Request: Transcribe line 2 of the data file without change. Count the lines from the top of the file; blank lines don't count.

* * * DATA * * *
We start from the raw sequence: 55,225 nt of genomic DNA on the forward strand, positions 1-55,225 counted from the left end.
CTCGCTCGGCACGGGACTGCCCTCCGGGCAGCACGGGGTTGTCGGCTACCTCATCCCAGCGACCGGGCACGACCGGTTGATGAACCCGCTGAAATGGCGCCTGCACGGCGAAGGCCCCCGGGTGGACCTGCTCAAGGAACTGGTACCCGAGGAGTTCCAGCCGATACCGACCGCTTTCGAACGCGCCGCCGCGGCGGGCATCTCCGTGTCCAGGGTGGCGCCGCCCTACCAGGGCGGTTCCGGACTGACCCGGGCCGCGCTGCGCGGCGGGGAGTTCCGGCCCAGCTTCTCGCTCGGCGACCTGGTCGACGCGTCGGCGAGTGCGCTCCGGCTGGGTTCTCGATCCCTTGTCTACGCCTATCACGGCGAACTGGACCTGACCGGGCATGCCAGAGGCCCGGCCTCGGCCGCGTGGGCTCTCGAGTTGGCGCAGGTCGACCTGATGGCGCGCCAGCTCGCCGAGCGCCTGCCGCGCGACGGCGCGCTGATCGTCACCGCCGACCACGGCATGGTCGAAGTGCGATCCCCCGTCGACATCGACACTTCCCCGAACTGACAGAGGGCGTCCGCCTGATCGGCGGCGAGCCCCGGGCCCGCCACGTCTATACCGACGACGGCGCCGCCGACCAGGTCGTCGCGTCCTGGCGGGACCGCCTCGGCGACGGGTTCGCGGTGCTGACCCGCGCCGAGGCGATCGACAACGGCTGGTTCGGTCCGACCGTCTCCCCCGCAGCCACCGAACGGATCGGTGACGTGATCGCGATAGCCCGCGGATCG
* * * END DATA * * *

CTCGCTCGGCACGGGACTGCCCTCCGGGCAGCACGGGGTTGTCGGCTACCTCATCCCAGCGACCGGGCACGACCGGTTGATGAACCCGCTGAAATGGCGCCTGCACGGCGAAGGCCCCCGGGTGGACCTGCTCAAGGAACTGGTACCCGAGGAGTTCCAGCCGATACCGACCGCTTTCGAACGCGCCGCCGCGGCGGGCATCTCCGTGTCCAGGGTGGCGCCGCCCTACCAGGGCGGTTCCGGACTGACCCGGGCCGCGCTGCGCGGCGGGGAGTTCCGGCCCAGCTTCTCGCTCGGCGACCTGGTCGACGCGTCGGCGAGTGCGCTCCGGCTGGGTTCTCGATCCCTTGTCTACGCCTATCACGGCGAACTGGACCTGACCGGGCATGCCAGAGGCCCGGCCTCGGCCGCGTGGGCTCTCGAGTTGGCGCAGGTCGACCTGATGGCGCGCCAGCTCGCCGAGCGCCTGCCGCGCGACGGCGCGCTGATCGTCACCGCCGACCACGGCATGGTCGAAGTGCGATCCCCCGTCGACATCGACACTTCCCCGAACTGACAGAGGGCGTCCGCCTGATCGGCGGCGAGCCCCGGGCCCGCCACGTCTATACCGACGACGGCGCCGCCGACCAGGTCGTCGCGTCCTGGCGGGACCGCCTCGGCGACGGGTTCGCGGTGCTGACCCGCGCCGAGGCGATCGACAACGGCTGGTTCGGTCCGACCGTCTCCCCCGCAGCCACCGAACGGATCGGTGACGTGATCGCGATAGCCCGCGGATCG